Munchausen Syndrome (cont.)
Roxanne Dryden-Edwards, MD
Dr. Roxanne Dryden-Edwards is an adult, child, and adolescent psychiatrist. She is a former Chair of the Committee on Developmental Disabilities for the American Psychiatric Association, Assistant Professor of Psychiatry at Johns Hopkins Hospital in Baltimore, Maryland, and Medical Director of the National Center for Children and Families in Bethesda, Maryland.
William C. Shiel Jr., MD, FACP, FACR
Dr. Shiel received a Bachelor of Science degree with honors from the University of Notre Dame. There he was involved in research in radiation biology and received the Huisking Scholarship. After graduating from St. Louis University School of Medicine, he completed his Internal Medicine residency and Rheumatology fellowship at the University of California, Irvine. He is board-certified in Internal Medicine and Rheumatology.
In this Article
- Munchausen syndrome facts
- What is Munchausen syndrome?
- What causes Munchausen syndrome?
- What are Munchausen syndrome symptoms and signs?
- How is Munchausen syndrome diagnosed?
- What is the treatment for Munchausen syndrome?
- What is the prognosis for Munchausen syndrome?
- Can Munchausen syndrome be prevented?
- Where can people get more information about Munchausen syndrome?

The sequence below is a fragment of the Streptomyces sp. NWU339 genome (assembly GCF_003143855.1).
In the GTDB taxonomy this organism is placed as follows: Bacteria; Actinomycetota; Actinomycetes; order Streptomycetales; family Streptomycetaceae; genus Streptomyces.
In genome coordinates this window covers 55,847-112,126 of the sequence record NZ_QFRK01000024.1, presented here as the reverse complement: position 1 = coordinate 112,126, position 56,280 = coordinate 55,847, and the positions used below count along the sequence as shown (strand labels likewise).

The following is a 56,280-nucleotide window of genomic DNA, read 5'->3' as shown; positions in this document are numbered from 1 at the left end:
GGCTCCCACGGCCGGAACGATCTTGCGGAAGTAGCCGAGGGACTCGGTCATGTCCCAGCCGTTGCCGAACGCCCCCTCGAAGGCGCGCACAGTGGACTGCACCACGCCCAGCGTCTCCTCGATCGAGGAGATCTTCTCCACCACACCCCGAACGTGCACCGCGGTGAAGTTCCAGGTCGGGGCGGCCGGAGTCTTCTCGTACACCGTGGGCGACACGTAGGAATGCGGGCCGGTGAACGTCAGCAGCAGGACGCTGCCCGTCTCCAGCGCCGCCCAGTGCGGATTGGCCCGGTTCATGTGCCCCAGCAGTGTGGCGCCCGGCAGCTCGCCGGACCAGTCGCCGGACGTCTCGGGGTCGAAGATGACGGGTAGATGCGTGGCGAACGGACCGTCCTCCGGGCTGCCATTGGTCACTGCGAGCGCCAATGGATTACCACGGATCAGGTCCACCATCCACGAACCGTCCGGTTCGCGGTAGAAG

- Find a local Psychiatrist in your town
What causes Munchausen syndrome?
Although there is no specific cause for Munchausen syndrome, like most other mental disorders, it is understood to be the result of a combination of biological vulnerabilities, ways of thinking, and social stressors (biopsychosocial model). Little is known about the specific biological vulnerabilities from which individuals with Munchausen syndrome are more likely to suffer. Psychologically, sufferers of this mental illness tend to have an increased need for control, an imbalance in the level of self-esteem (either low or excessively high), and a vulnerability to suffering from depression, anxiety, or substance abuse. Personality traits of individuals who have a history of feigning or inducing symptoms in themselves include some that are in common with borderline personality disorder (for example, if the person is dissociative or has another disturbance in their identity/sense of self; unstable relationships, recurrent self-mutilation, and/or recurrent thoughts or attempts at suicide) or antisocial personality disorder (for example, a tendency to lie, disregard the safety of themselves or others, and to have little empathy for others). Risk factors for people with Munchausen syndrome include enduring a major negative event (trauma) during their own childhood (such as a serious illness of themselves, a close family member or friend), having a grudge against the medical profession or having been themselves the victim of neglect, physical or sexual abuse, or other forms of maltreatment during childhood.
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